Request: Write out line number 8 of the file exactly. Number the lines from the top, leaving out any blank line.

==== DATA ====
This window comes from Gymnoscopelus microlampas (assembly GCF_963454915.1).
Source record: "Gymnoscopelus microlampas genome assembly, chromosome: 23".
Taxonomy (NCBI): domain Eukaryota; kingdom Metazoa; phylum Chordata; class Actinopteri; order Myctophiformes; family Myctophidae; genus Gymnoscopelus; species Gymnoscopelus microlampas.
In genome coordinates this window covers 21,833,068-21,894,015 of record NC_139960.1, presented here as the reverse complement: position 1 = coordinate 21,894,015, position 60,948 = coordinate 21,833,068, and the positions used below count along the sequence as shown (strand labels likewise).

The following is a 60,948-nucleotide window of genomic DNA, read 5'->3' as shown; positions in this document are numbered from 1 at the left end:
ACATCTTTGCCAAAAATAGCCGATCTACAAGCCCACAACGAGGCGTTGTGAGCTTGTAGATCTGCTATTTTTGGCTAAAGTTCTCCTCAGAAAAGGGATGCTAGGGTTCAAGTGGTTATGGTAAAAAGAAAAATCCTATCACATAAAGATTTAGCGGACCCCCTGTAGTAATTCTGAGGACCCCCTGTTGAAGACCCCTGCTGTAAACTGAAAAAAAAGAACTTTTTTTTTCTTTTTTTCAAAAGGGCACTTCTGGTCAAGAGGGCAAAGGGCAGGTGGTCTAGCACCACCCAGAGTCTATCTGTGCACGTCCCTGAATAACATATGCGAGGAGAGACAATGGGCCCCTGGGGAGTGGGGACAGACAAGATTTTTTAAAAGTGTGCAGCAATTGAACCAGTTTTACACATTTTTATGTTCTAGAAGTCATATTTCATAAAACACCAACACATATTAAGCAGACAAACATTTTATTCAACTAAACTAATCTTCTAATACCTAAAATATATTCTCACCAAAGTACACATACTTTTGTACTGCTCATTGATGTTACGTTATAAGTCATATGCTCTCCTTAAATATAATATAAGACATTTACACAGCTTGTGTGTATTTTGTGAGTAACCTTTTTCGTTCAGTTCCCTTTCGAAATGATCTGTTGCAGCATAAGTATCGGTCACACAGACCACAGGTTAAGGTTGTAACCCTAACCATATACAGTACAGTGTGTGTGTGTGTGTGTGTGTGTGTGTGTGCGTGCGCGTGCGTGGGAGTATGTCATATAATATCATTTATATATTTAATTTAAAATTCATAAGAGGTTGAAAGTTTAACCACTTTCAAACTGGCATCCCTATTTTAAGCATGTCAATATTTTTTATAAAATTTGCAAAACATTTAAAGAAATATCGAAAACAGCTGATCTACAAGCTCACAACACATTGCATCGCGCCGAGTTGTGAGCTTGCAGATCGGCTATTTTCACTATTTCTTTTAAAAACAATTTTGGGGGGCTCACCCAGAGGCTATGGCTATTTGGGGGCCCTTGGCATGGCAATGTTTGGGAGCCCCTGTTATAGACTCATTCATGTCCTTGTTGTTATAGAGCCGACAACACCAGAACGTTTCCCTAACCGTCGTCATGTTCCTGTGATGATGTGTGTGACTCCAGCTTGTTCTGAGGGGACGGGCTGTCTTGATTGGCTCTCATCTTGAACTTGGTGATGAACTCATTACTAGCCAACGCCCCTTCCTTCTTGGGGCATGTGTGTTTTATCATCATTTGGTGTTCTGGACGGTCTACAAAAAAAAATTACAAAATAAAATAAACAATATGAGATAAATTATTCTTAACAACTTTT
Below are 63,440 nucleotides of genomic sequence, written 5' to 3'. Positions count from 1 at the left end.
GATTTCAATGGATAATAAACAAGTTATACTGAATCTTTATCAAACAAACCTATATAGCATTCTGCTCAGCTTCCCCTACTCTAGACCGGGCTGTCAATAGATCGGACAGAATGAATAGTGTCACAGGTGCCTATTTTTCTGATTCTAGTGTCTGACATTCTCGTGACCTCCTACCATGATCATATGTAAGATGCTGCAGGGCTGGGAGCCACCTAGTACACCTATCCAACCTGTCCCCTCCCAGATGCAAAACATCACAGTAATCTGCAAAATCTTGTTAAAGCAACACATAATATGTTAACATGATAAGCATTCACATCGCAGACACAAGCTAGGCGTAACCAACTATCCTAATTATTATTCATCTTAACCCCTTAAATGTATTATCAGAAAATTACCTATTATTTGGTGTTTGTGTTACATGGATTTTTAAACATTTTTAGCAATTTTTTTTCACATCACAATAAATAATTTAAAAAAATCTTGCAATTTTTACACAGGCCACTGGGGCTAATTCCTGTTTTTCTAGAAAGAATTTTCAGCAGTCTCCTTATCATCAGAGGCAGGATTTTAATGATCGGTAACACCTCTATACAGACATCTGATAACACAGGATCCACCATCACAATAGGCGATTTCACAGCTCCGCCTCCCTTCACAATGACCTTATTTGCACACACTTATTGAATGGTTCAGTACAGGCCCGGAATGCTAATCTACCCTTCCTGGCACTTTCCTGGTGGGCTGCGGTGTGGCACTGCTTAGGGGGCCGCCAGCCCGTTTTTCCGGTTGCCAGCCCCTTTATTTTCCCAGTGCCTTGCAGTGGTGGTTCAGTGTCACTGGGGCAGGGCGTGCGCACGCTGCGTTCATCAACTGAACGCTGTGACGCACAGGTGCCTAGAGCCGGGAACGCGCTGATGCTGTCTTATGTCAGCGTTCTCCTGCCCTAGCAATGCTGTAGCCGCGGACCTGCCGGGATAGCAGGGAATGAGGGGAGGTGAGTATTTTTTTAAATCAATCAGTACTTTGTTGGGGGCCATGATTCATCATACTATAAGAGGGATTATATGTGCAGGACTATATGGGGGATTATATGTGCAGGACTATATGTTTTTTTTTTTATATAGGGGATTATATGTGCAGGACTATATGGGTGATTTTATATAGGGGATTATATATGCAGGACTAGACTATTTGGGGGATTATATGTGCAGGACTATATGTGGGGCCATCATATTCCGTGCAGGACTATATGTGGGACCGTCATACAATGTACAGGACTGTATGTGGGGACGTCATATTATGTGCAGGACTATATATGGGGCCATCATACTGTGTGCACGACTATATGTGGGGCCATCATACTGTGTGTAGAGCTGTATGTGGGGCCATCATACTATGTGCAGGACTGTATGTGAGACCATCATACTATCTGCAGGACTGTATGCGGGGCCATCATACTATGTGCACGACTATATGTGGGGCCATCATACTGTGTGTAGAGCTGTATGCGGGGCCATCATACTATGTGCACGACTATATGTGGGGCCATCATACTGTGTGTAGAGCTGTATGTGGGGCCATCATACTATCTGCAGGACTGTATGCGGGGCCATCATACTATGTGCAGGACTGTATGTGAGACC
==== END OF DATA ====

GATTTCAATGGATAATAAACAAGTTATACTGAATCTTTATCAAACAAACCTATATAGCATTCTGCTCAGCTTCCCCTACTCTAGACCGGGCTGTCAATAGATCGGACAGAATGAATAGTGTCACAGGTGCCTATTTTTCTGATTCTAGTGTCTGACATTCTCGTGACCTCCTACCATGATCATATGTAAGATGCTGCAGGGCTGGGAGCCACCTAGTACACCTATCCAACCTGTCCCCTCCCAGATGCAAAACATCACAGTAATCTGCAAAATCTTGTTAAAGCAACACATAATATGTTAACATGATAAGCATTCACATCGCAGACACAAGCTAGGCGTAACCAACTATCCTAATTATTATTCATCTTAACCCCTTAAATGTATTATCAGAAAATTACCTATTATTTGGTGTTTGTGTTACATGGATTTTTAAACATTTTTAGCAATTTTTTTTCACATCACAATAAATAATTTAAAAAAATCTTGCAATTTTTACACAGGCCACTGGGGCTAATTCCTGTTTTTCTAGAAAGAATTTTCAGCAGTCTCCTTATCATCAGAGGCAGGATTTTAATGATCGGTAACACCTCTATACAGACATCTGATAACACAGGATCCACCATCACAATAGGCGATTTCACAGCTCCGCCTCCCTTCACAATGACCTTATTTGCACACACTTATTGAATGGTTCAGTACAGGCCCGGAATGCTAATCTACCCTTCCTGGCACTTTCCTGGTGGGCTGCGGTGTGGCACTGCTTAGGGGGCCGCCAGCCCGTTTTTCCGGTTGCCAGCCCCTTTATTTTCCCAGTGCCTTGCAGTGGTGGTTCAGTGTCACTGGGGCAGGGCGTGCGCACGCTGCGTTCATCAACTGAACGCTGTGACGCACAGGTGCCTAGAGCCGGGAACGCGCTGATGCTGTCTTATGTCAGCGTTCTCCTGCCCTAGCAATGCTGTAGCCGCGGACCTGCCGGGATAGCAGGGAATGAGGGGAGGTGAGTATTTTTTTAAATCAATCAGTACTTTGTTGGGGGCCATGATTCATCATACTATAAGAGGGATTATATGTGCAGGACTATATGGGGGATTATATGTGCAGGACTATATGTTTTTTTTTTTATATAGGGGATTATATGTGCAGGACTATATGGGTGATTTTATATAGGGGATTATATATGCAGGACTAGACTATTTGGGGGATTATATGTGCAGGACTATATGTGGGGCCATCATATTCCGTGCAGGACTATATGTGGGACCGTCATACAATGTACAGGACTGTATGTGGGGACGTCATATTATGTGCAGGACTATATATGGGGCCATCATACTGTGTGCACGACTATATGTGGGGCCATCATACTGTGTGTAGAGCTGTATGTGGGGCCATCATACTATGTGCAGGACTGTATGTGAGACCATCATACTATCTGCAGGACTGTATGCGGGGCCATCATACTATGTGCACGACTATATGTGGGGCCATCATACTGTGTGTAGAGCTGTATGCGGGGCCATCATACTATGTGCACGACTATATGTGGGGCCATCATACTGTGTGTAGAGCTGTATGTGGGGCCATCATACTATCTGCAGGACTGTATGCGGGGCCATCATACTATGTGCAGGACTGTATGTGAGACC